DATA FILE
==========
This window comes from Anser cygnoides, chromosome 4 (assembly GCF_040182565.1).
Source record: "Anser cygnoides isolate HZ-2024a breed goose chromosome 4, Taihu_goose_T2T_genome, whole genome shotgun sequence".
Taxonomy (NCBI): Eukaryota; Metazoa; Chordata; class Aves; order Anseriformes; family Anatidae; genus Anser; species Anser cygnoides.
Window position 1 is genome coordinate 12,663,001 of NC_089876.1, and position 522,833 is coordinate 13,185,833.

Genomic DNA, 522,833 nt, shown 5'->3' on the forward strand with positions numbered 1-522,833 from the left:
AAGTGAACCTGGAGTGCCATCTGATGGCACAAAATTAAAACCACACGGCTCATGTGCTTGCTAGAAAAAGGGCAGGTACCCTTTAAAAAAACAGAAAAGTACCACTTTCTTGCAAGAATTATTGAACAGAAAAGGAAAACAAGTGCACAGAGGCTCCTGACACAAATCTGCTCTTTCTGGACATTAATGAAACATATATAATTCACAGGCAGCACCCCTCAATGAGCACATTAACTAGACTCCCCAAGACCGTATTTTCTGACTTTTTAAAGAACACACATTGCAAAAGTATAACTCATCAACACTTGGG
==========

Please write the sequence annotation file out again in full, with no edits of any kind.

This window comes from Anser cygnoides, chromosome 4 (assembly GCF_040182565.1).
Source record: "Anser cygnoides isolate HZ-2024a breed goose chromosome 4, Taihu_goose_T2T_genome, whole genome shotgun sequence".
Taxonomy (NCBI): Eukaryota; Metazoa; Chordata; class Aves; order Anseriformes; family Anatidae; genus Anser; species Anser cygnoides.
Window position 1 is genome coordinate 12,663,001 of NC_089876.1, and position 522,833 is coordinate 13,185,833.

Genomic DNA, 522,833 nt, shown 5'->3' on the forward strand with positions numbered 1-522,833 from the left:
AAGTGAACCTGGAGTGCCATCTGATGGCACAAAATTAAAACCACACGGCTCATGTGCTTGCTAGAAAAAGGGCAGGTACCCTTTAAAAAAACAGAAAAGTACCACTTTCTTGCAAGAATTATTGAACAGAAAAGGAAAACAAGTGCACAGAGGCTCCTGACACAAATCTGCTCTTTCTGGACATTAATGAAACATATATAATTCACAGGCAGCACCCCTCAATGAGCACATTAACTAGACTCCCCAAGACCGTATTTTCTGACTTTTTAAAGAACACACATTGCAAAAGTATAACTCATCAACACTTGGG